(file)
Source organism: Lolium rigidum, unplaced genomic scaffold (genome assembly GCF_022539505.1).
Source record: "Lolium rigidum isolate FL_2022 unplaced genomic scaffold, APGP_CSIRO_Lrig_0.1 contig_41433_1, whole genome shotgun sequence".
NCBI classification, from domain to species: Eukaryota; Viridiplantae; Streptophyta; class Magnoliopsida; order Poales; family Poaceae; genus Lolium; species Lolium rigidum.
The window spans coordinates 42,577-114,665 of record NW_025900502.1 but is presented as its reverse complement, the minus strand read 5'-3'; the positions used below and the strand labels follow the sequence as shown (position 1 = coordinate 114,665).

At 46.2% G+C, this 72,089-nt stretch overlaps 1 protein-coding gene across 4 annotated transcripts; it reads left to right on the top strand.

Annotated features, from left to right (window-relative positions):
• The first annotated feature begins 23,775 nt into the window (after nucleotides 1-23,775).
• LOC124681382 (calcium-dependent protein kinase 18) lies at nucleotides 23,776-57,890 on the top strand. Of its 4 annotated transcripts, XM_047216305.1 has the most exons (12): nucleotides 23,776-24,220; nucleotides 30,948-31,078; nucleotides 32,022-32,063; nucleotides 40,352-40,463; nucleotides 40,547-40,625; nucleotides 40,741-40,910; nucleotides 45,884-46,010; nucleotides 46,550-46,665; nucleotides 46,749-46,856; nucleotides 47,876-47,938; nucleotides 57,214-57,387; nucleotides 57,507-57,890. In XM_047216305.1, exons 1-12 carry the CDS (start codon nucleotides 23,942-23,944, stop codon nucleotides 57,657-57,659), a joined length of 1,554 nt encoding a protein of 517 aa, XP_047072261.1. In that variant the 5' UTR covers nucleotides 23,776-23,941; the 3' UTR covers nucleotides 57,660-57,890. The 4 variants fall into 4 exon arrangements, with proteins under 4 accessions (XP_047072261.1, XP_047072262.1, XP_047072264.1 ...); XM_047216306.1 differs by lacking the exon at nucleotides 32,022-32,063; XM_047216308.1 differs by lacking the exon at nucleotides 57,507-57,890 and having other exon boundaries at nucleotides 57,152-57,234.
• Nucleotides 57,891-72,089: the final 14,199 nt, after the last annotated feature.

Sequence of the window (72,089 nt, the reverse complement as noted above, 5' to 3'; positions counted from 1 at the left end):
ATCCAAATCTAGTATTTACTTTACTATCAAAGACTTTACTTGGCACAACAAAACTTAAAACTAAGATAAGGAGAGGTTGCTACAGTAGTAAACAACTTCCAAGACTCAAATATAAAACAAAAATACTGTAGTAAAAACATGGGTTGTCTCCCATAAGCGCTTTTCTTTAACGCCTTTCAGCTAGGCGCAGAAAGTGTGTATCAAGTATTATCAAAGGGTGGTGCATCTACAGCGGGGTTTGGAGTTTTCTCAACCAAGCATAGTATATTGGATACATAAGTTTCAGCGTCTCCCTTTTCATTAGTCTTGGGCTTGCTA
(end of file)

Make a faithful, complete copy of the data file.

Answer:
Source organism: Lolium rigidum, unplaced genomic scaffold (genome assembly GCF_022539505.1).
Source record: "Lolium rigidum isolate FL_2022 unplaced genomic scaffold, APGP_CSIRO_Lrig_0.1 contig_41433_1, whole genome shotgun sequence".
NCBI classification, from domain to species: Eukaryota; Viridiplantae; Streptophyta; class Magnoliopsida; order Poales; family Poaceae; genus Lolium; species Lolium rigidum.
The window spans coordinates 42,577-114,665 of record NW_025900502.1 but is presented as its reverse complement, the minus strand read 5'-3'; the positions used below and the strand labels follow the sequence as shown (position 1 = coordinate 114,665).

At 46.2% G+C, this 72,089-nt stretch overlaps 1 protein-coding gene across 4 annotated transcripts; it reads left to right on the top strand.

Annotated features, from left to right (window-relative positions):
• The first annotated feature begins 23,775 nt into the window (after nucleotides 1-23,775).
• LOC124681382 (calcium-dependent protein kinase 18) lies at nucleotides 23,776-57,890 on the top strand. Of its 4 annotated transcripts, XM_047216305.1 has the most exons (12): nucleotides 23,776-24,220; nucleotides 30,948-31,078; nucleotides 32,022-32,063; nucleotides 40,352-40,463; nucleotides 40,547-40,625; nucleotides 40,741-40,910; nucleotides 45,884-46,010; nucleotides 46,550-46,665; nucleotides 46,749-46,856; nucleotides 47,876-47,938; nucleotides 57,214-57,387; nucleotides 57,507-57,890. In XM_047216305.1, exons 1-12 carry the CDS (start codon nucleotides 23,942-23,944, stop codon nucleotides 57,657-57,659), a joined length of 1,554 nt encoding a protein of 517 aa, XP_047072261.1. In that variant the 5' UTR covers nucleotides 23,776-23,941; the 3' UTR covers nucleotides 57,660-57,890. The 4 variants fall into 4 exon arrangements, with proteins under 4 accessions (XP_047072261.1, XP_047072262.1, XP_047072264.1 ...); XM_047216306.1 differs by lacking the exon at nucleotides 32,022-32,063; XM_047216308.1 differs by lacking the exon at nucleotides 57,507-57,890 and having other exon boundaries at nucleotides 57,152-57,234.
• Nucleotides 57,891-72,089: the final 14,199 nt, after the last annotated feature.

Sequence of the window (72,089 nt, the reverse complement as noted above, 5' to 3'; positions counted from 1 at the left end):
ATCCAAATCTAGTATTTACTTTACTATCAAAGACTTTACTTGGCACAACAAAACTTAAAACTAAGATAAGGAGAGGTTGCTACAGTAGTAAACAACTTCCAAGACTCAAATATAAAACAAAAATACTGTAGTAAAAACATGGGTTGTCTCCCATAAGCGCTTTTCTTTAACGCCTTTCAGCTAGGCGCAGAAAGTGTGTATCAAGTATTATCAAAGGGTGGTGCATCTACAGCGGGGTTTGGAGTTTTCTCAACCAAGCATAGTATATTGGATACATAAGTTTCAGCGTCTCCCTTTTCATTAGTCTTGGGCTTGCTA